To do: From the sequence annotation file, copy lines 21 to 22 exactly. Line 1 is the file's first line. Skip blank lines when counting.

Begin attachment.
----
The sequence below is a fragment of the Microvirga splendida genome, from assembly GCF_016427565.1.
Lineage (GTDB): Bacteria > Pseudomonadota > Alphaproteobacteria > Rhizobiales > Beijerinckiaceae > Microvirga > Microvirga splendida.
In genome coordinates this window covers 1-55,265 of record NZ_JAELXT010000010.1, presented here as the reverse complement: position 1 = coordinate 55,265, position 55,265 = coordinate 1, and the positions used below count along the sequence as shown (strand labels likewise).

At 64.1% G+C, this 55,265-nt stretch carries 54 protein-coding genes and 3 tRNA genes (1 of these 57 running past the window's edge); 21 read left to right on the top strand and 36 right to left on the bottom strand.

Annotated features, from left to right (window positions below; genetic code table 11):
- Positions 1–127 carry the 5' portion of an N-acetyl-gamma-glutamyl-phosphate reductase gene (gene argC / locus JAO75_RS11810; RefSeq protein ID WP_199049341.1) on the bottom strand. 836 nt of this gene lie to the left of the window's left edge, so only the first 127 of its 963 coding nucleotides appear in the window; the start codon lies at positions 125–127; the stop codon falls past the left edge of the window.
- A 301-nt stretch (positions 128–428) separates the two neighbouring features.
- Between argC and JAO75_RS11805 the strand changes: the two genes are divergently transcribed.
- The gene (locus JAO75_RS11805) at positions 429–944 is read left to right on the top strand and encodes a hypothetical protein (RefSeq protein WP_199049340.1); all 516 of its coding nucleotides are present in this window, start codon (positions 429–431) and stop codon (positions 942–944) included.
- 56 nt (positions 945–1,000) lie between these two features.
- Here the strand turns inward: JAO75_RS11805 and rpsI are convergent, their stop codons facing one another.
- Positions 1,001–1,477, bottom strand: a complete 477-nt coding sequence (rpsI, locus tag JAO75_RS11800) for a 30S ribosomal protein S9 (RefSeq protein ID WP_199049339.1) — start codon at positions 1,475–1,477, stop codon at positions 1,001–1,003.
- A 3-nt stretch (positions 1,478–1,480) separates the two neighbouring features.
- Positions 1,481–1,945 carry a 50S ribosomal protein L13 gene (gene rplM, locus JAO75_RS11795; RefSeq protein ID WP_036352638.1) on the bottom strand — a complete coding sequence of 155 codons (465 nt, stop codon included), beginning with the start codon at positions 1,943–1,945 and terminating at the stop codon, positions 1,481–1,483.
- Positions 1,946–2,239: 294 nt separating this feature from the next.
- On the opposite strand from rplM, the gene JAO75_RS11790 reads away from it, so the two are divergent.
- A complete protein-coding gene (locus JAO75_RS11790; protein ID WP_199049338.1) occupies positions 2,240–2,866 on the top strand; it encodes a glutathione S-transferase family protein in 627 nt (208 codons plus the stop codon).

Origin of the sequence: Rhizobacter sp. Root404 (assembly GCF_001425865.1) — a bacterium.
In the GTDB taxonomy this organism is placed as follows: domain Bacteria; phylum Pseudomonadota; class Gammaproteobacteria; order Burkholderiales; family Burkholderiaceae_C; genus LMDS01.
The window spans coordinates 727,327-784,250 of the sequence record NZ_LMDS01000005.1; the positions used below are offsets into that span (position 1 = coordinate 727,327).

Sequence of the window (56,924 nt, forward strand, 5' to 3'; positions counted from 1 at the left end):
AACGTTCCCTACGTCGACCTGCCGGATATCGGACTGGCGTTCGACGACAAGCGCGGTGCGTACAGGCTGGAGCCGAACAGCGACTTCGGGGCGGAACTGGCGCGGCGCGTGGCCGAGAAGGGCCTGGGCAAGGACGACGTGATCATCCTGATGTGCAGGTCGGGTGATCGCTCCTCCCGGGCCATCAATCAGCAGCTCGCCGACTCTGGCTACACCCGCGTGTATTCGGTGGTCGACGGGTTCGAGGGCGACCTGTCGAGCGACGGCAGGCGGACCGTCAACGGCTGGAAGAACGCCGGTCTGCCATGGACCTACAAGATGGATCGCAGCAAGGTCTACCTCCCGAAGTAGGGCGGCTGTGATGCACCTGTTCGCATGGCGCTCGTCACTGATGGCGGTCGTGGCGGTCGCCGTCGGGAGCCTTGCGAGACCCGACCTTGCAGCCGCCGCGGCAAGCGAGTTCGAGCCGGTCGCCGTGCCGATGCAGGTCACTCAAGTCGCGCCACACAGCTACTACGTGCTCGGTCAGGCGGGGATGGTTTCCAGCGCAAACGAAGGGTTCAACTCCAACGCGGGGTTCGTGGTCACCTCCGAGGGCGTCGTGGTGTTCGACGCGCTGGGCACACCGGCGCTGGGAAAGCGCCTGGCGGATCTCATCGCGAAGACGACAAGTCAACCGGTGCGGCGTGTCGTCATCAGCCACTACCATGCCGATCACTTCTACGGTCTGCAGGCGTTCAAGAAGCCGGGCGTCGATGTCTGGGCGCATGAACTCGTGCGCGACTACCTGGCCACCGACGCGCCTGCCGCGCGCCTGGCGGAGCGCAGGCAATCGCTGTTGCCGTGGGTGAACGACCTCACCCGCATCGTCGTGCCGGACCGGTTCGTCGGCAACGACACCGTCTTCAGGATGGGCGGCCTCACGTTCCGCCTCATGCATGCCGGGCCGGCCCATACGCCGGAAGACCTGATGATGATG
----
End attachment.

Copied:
Sequence of the window (56,924 nt, forward strand, 5' to 3'; positions counted from 1 at the left end):
AACGTTCCCTACGTCGACCTGCCGGATATCGGACTGGCGTTCGACGACAAGCGCGGTGCGTACAGGCTGGAGCCGAACAGCGACTTCGGGGCGGAACTGGCGCGGCGCGTGGCCGAGAAGGGCCTGGGCAAGGACGACGTGATCATCCTGATGTGCAGGTCGGGTGATCGCTCCTCCCGGGCCATCAATCAGCAGCTCGCCGACTCTGGCTACACCCGCGTGTATTCGGTGGTCGACGGGTTCGAGGGCGACCTGTCGAGCGACGGCAGGCGGACCGTCAACGGCTGGAAGAACGCCGGTCTGCCATGGACCTACAAGATGGATCGCAGCAAGGTCTACCTCCCGAAGTAGGGCGGCTGTGATGCACCTGTTCGCATGGCGCTCGTCACTGATGGCGGTCGTGGCGGTCGCCGTCGGGAGCCTTGCGAGACCCGACCTTGCAGCCGCCGCGGCAAGCGAGTTCGAGCCGGTCGCCGTGCCGATGCAGGTCACTCAAGTCGCGCCACACAGCTACTACGTGCTCGGTCAGGCGGGGATGGTTTCCAGCGCAAACGAAGGGTTCAACTCCAACGCGGGGTTCGTGGTCACCTCCGAGGGCGTCGTGGTGTTCGACGCGCTGGGCACACCGGCGCTGGGAAAGCGCCTGGCGGATCTCATCGCGAAGACGACAAGTCAACCGGTGCGGCGTGTCGTCATCAGCCACTACCATGCCGATCACTTCTACGGTCTGCAGGCGTTCAAGAAGCCGGGCGTCGATGTCTGGGCGCATGAACTCGTGCGCGACTACCTGGCCACCGACGCGCCTGCCGCGCGCCTGGCGGAGCGCAGGCAATCGCTGTTGCCGTGGGTGAACGACCTCACCCGCATCGTCGTGCCGGACCGGTTCGTCGGCAACGACACCGTCTTCAGGATGGGCGGCCTCACGTTCCGCCTCATGCATGCCGGGCCGGCCCATACGCCGGAAGACCTGATGATGATG